The UK Competition and Markets Authority has released an updated report based on its initial findings on the legal services market published in 2016. The report recognises the improvements that have been made in increasing the transparency of the price, service and quality of legal services, but said there was more to do to increase “the intensity of competition between providers”, calling for reforms particularly in the currently unregulated sector of the market.

The unregulated sector has grown significantly over the past few years, largely due to the rising use of legal technology products. The report raises concerns over the current regulatory framework and the focus on professional titles and reserved activities, as opposed to the risk profile of activities. Which it suggests could restrict competition, create unnecessary costs and leave a regulatory gap.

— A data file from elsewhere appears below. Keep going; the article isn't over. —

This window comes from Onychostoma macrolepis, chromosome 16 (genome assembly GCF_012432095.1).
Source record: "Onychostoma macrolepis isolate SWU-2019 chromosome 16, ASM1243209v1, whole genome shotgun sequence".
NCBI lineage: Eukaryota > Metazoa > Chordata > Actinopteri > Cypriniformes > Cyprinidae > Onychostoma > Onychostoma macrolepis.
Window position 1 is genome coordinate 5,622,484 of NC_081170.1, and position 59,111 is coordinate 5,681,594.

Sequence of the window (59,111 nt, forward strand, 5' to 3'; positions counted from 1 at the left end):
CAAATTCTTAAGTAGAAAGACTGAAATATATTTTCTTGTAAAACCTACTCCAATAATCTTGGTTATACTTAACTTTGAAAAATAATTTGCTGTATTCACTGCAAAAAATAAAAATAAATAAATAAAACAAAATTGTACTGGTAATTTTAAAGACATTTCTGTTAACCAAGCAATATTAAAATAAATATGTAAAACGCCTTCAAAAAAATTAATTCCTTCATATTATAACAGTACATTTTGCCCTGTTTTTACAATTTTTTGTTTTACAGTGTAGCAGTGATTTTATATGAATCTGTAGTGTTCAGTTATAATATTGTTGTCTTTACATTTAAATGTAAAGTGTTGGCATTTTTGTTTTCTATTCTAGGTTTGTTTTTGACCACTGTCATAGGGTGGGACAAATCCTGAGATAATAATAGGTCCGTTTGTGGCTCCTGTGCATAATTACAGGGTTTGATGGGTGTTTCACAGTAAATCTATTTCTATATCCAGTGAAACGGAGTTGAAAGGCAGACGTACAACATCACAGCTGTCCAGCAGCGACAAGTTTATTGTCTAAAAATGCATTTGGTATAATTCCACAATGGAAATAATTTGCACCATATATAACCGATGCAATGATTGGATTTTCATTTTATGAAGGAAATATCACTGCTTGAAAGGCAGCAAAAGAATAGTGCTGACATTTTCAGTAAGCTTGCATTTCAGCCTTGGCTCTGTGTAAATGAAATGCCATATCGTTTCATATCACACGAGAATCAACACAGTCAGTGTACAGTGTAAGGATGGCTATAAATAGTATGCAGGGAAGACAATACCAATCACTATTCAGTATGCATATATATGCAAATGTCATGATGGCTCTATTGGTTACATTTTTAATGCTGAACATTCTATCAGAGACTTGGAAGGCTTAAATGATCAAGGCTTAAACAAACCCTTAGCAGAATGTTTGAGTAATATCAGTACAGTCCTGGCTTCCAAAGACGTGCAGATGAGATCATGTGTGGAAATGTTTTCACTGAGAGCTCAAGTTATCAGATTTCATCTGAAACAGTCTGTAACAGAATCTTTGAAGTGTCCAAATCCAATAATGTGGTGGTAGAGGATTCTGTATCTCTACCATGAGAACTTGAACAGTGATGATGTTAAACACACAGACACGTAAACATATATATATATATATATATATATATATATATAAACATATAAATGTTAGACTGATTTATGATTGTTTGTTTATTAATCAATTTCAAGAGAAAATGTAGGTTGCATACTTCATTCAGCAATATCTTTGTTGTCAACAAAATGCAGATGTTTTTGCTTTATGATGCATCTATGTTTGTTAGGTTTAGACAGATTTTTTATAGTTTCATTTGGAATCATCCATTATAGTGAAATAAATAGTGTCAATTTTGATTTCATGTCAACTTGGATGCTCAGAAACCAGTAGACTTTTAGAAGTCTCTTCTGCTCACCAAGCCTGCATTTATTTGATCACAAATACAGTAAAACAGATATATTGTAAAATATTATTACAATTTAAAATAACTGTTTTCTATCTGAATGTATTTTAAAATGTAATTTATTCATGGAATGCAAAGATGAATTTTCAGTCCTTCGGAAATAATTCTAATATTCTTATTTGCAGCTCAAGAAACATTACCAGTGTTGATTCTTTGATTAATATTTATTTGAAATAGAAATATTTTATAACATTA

The CMA has recommended three actions within the existing regime which would help “deliver reform in stages”.

  • First was creating a mandatory public register of unauthorised providers for certain legal services and mandating that they offer redress options to consumers.
  • Second was that the Legal Services Board (LSB) should carry out a review of the reserved activities.
  • Third was the independence of regulation from professional representation. The CMA noted that “significant improvements” have been made as a result of revised internal governance rules imposed on bodies like the Law Society and Bar Council by the LSB.

Andrea Coscelli, the CMA’s chief executive, said: “This is an incredibly important sector that people often turn to at a time of great need, which is why the CMA made recommendations to improve consumer outcomes, including through increasing transparency, as well as to address concerns about the way in which the sector is regulated. It is positive to see changes that have already been made, but more progress is needed. We encourage the Ministry of Justice, the Legal Services Board and other legal services regulators to continue to work towards reform and to make sure the sector works well for consumers long into the future.”

Read the full review here or the LSB’s response here.

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